The Execution of Captain Henry Wirz

     HenryWirz rejected an offer of a pardon the night before his execution. The offer was conditioned on his agreement to testify that former Confederate President Jefferson Davis was responsible for the deaths at Andersonville. Wirz advised that such a statement would be untrue and he would not base his freedom on a lie.

Old Capital Prison


Preparing the Prisoner for Execution


     On November 10, 1865 Wirz, guarded by four companies of soldiers, was led to the gallows in the Old Capital Prison yard before some 250 spectators who had government issued tickets. The spectators chanted "remember Andersonville" as Wirz ascended the stairway of the gallows. A hood was placed over Wirz's head and the rope around his neck. Wirz last words reportedly were that he was being hanged for following orders. The trap door was sprung open at 10:32 a.m. stretching the rope as it suddenly bore Wirz's weight. Wirz's neck was not broken by the fall and he writhed about as he slowly died of stangulation.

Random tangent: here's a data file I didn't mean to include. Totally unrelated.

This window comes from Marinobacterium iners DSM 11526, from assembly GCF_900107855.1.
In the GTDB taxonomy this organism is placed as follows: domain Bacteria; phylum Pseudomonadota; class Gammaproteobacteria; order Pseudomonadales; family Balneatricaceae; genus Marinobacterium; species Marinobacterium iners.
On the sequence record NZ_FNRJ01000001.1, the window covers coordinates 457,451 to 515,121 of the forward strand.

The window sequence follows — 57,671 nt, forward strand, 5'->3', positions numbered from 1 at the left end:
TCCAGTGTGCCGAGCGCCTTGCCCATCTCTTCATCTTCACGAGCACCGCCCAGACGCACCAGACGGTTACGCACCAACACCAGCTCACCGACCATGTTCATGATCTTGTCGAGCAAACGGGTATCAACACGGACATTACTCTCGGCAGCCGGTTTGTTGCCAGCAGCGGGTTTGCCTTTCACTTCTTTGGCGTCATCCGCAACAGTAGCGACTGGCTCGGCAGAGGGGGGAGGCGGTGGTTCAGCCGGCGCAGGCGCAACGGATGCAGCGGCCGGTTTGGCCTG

The crowd openly displayed satisfaction that Wirz was dead. The public had been made aware of the deaths caused by autrocious conditions at Andersonville; the press had printed photographs of the worst of the surviving prisoners; those prisoners who had survived despised Wirz; the public had cried out for vengeance and all had waited through a trial lasting sixty-three days for retribution to be had. Forgiveness was not possible as reflected by Walt Whitman regarding Andersonville when he wrote, " There are deeds, crimes that may be forgiven but this is not among them. It steeps its perpetrators in blackest, escapless, endless damnation."

The Execution of Captain Henry Wirz

     The public, with the death of Henry Wirz, felt that justice had been done and the desire for revenge was largely satisfied.

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Text by Jon Rice. Photographs obtained from The Library of Congress, and National Archives by Troy Drew.

These materials were prepared as part of a class assignment for The Seminar in Famous Trials course at the University of Missouri-K.C. School of Law. The use of any sound or images in the trials sites is in furtherance of the educational mission of the Seminar.